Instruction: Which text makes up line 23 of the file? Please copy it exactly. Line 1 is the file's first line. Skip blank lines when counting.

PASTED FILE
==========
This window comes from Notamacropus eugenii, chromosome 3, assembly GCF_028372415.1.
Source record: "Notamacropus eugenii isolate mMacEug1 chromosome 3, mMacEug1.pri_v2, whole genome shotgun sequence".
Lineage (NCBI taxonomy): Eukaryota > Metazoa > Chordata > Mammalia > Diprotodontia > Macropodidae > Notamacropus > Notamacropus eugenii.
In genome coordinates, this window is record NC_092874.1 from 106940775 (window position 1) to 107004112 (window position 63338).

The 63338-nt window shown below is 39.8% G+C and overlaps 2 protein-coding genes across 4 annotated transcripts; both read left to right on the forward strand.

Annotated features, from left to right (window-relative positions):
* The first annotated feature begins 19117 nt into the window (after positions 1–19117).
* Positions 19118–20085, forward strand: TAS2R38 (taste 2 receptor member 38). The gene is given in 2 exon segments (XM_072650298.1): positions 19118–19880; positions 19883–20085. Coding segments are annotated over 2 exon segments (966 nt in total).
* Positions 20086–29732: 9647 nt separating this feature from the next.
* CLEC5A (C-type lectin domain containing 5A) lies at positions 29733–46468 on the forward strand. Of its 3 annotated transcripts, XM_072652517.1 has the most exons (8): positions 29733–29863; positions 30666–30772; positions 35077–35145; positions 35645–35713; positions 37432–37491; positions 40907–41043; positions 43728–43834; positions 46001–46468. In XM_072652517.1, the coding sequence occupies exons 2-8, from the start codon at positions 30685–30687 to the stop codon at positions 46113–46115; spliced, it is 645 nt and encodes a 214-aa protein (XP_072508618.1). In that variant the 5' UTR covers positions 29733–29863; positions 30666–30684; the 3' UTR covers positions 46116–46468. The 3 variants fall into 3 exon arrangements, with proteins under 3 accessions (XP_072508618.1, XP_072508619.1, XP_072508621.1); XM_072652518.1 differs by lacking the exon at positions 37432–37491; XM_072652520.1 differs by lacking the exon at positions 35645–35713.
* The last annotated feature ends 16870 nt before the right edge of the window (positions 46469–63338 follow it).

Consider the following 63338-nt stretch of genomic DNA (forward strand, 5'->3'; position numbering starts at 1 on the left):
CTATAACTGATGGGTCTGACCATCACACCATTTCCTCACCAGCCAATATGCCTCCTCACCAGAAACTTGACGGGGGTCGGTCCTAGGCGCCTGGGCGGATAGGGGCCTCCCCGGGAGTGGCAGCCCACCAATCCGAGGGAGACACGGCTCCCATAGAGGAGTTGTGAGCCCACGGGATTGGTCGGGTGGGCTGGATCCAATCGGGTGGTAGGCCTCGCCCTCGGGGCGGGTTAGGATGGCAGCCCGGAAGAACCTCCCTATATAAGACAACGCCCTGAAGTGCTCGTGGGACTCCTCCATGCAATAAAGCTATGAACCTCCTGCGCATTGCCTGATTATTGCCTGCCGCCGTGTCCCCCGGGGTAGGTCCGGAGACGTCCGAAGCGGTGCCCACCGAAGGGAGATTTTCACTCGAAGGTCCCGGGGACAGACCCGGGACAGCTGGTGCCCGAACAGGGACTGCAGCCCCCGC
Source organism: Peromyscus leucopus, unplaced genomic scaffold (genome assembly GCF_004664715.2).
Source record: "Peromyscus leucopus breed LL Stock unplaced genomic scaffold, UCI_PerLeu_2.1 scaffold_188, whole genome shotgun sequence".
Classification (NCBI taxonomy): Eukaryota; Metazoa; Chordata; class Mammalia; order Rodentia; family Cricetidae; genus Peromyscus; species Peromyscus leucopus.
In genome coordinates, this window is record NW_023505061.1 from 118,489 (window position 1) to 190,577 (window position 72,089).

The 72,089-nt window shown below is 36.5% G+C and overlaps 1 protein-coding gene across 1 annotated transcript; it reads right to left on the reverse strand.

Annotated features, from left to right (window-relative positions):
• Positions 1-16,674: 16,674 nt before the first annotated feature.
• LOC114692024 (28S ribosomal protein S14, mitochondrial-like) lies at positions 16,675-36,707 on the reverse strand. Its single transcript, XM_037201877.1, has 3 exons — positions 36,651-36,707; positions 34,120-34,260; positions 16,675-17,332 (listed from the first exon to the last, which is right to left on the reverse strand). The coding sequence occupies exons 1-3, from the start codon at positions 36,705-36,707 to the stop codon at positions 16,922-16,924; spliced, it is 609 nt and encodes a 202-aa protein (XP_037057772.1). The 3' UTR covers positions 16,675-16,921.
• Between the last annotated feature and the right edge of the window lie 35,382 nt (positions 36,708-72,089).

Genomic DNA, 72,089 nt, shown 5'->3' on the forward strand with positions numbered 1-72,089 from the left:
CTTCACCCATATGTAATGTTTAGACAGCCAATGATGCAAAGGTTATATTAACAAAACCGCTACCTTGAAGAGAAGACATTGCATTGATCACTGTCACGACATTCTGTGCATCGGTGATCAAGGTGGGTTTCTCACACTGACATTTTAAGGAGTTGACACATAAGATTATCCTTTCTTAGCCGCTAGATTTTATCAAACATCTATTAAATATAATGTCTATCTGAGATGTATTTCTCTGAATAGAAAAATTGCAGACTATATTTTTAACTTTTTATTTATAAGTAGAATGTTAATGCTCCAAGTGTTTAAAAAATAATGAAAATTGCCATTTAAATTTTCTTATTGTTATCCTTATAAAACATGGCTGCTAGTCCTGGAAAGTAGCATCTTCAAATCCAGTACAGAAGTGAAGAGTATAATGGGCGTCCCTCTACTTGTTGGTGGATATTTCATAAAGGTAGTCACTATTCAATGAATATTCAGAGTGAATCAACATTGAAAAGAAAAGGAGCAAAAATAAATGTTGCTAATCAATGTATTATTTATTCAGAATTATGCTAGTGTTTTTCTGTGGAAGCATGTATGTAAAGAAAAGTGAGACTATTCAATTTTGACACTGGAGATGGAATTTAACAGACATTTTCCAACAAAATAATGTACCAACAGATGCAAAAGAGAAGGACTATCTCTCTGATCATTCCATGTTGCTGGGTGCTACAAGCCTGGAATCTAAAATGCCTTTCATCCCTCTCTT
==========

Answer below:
Genomic DNA, 72,089 nt, shown 5'->3' on the forward strand with positions numbered 1-72,089 from the left: